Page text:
One day, about three years ago, I saw a family of five bowling together in the center where I coach my collegiate team. They were laughing, smiling, and enjoying being together. I immediately reflected on my family. We all bowl in my family. It is one of our “glues” and, fortunately, we are all very competitive for our ages. As I have mentioned before, I was taught the love of bowling and other sports by my grandfather, Henry Thornburg, and he and my great Uncle Judge Newman, both Huntington, WV bowling legends, taught me how to bowl.
This particular family obviously had athletic parents. While they were not well schooled in the techniques of our sport, they were able to deliver the ball in balance with a reasonable degree of accuracy. They had three daughters with them, also obviously athletic. One of the daughters in particular caught my attention.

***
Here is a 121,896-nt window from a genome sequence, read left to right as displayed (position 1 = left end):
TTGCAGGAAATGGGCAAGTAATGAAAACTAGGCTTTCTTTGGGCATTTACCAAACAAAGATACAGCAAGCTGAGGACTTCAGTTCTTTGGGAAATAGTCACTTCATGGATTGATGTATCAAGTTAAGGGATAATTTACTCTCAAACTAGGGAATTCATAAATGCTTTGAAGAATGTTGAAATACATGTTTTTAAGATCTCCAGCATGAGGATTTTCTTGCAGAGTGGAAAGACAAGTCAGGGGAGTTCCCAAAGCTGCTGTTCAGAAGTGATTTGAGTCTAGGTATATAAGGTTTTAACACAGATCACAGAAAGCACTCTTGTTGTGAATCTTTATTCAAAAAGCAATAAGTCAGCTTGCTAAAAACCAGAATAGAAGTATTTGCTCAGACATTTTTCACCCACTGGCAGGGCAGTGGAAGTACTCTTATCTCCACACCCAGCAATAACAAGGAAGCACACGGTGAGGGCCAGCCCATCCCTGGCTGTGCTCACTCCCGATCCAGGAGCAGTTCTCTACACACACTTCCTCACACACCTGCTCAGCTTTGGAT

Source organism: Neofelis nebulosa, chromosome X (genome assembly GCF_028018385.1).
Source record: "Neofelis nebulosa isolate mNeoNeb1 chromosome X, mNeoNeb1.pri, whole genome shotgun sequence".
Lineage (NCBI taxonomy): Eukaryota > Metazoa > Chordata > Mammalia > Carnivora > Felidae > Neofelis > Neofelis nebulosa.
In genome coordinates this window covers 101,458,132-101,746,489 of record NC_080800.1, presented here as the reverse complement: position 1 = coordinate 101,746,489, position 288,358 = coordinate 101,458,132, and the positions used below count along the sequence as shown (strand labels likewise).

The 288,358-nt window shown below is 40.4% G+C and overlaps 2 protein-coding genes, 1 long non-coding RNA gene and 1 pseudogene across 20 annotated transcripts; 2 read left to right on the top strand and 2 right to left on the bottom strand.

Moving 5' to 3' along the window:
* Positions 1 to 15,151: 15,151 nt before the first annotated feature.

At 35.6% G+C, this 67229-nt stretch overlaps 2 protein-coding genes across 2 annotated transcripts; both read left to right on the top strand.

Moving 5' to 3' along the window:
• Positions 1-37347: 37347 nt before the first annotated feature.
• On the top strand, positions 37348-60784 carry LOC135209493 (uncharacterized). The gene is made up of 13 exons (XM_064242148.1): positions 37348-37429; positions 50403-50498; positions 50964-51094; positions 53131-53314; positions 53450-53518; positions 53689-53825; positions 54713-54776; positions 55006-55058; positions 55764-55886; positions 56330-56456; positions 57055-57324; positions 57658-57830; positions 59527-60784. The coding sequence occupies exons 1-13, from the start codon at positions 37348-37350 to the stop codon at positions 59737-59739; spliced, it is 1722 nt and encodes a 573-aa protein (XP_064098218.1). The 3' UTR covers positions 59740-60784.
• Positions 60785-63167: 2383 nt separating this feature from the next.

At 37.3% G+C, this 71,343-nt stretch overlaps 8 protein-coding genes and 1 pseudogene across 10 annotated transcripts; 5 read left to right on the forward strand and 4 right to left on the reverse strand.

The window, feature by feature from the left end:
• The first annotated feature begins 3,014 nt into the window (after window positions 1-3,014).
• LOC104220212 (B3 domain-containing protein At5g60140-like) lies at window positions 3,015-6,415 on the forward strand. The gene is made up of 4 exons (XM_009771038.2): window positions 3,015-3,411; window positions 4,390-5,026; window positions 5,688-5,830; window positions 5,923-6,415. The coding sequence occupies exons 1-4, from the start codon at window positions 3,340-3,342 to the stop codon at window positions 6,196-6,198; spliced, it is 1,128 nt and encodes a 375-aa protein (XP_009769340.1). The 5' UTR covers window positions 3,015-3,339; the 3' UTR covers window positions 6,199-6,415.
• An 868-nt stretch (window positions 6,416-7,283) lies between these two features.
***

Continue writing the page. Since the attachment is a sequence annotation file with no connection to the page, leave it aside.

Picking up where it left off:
Her name is Whitney Foster. She was born with a disability call Arthrogryposis Multiplex Congenita. AMC is congenital disorder characterized by joint contractures. In Whitney’s case, her arms are affected. Whitney had a million dollar smile and was so obviously enjoying herself, it was heart warming. Whitney also was not using a ramp. She was using her arms to roll the ball. I knew immediately she had heart.
I saw the family fairly often at the center and always appreciated their smiles and the fun they were clearly having. I was talking to the head coach of DuPont Manual High School here in Louisville, Bob Hillerich. He told me about this girl who was trying out for the bowling team who has a disability and it was “so cool” to see her roll the ball. He starts describing her and I realize it is the same young athlete I have seen ...
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